Homeowners in hurricane-prone coastal states and around the US believe severe weather is increasing and that their property is at growing risk from weather events, a new survey by the National Association of Mutual Insurance Companies (NAMIC) has found.
However, the survey also found that, for the most part, US homeowners aren’t confident in how to better protect their properties or the role insurance plays in that protection.
The national survey of homeowners, conducted well before Hurricane Ian, revealed that 78% of respondents believe extreme weather is increasing where they live, and 71% fear their homes will be damaged by extreme weather or a natural disaster in the next three years.
Even more homeowners feel motivated to protect their homes, according to NAMIC, but nearly 60% say they don’t know what they can do.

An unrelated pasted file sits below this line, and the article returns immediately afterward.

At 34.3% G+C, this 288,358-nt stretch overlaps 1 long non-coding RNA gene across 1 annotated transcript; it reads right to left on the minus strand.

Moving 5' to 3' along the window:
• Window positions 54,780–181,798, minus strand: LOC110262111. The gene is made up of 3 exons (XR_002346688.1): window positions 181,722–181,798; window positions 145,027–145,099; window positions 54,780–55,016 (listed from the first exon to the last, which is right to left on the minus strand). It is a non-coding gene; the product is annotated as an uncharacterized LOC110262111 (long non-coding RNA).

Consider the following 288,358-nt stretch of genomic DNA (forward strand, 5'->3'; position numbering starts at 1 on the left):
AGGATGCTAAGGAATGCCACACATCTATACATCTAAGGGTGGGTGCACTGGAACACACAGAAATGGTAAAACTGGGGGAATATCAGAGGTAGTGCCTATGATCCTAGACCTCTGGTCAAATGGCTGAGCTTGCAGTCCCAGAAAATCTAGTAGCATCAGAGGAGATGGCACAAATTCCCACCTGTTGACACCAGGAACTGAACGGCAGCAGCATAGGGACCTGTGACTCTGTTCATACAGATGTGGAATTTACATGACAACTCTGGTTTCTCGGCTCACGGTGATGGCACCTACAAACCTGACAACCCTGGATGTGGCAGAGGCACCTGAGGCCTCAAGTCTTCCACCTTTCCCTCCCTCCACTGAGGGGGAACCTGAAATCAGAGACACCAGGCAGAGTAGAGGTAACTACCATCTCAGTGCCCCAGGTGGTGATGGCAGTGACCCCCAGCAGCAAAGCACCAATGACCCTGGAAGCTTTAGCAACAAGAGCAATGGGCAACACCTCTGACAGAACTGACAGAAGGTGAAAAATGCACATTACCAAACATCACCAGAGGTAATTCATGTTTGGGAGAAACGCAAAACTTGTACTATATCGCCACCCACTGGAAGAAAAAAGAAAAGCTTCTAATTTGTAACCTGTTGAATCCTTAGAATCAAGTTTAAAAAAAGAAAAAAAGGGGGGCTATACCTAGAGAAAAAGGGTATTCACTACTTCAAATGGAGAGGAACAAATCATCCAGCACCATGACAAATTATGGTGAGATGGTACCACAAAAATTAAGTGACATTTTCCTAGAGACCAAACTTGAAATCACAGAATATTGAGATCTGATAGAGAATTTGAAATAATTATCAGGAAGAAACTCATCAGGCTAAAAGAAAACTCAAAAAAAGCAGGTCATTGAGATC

The majority of respondents cited expense and difficulty as the two most significant reasons for not taking action to reduce their risks from extreme weather or disaster.
“The devastation in Florida from Hurricane Ian is a heartbreaking reminder of the power of Mother Nature. It also underscores the importance of knowing what kind of insurance you have and whether it provides enough protection,” said Neil Alldredge, NAMIC CEO.
“For example, hurricanes and tropical storms can cause both wind and flood damage, and while a typical homeowners’ policy does cover wind damage, it does not cover flooding. That has to come through a separate policy, most of which are underwritten by the National Flood Insurance Program. It’s a critical distinction that can make the difference between recovery and total loss.”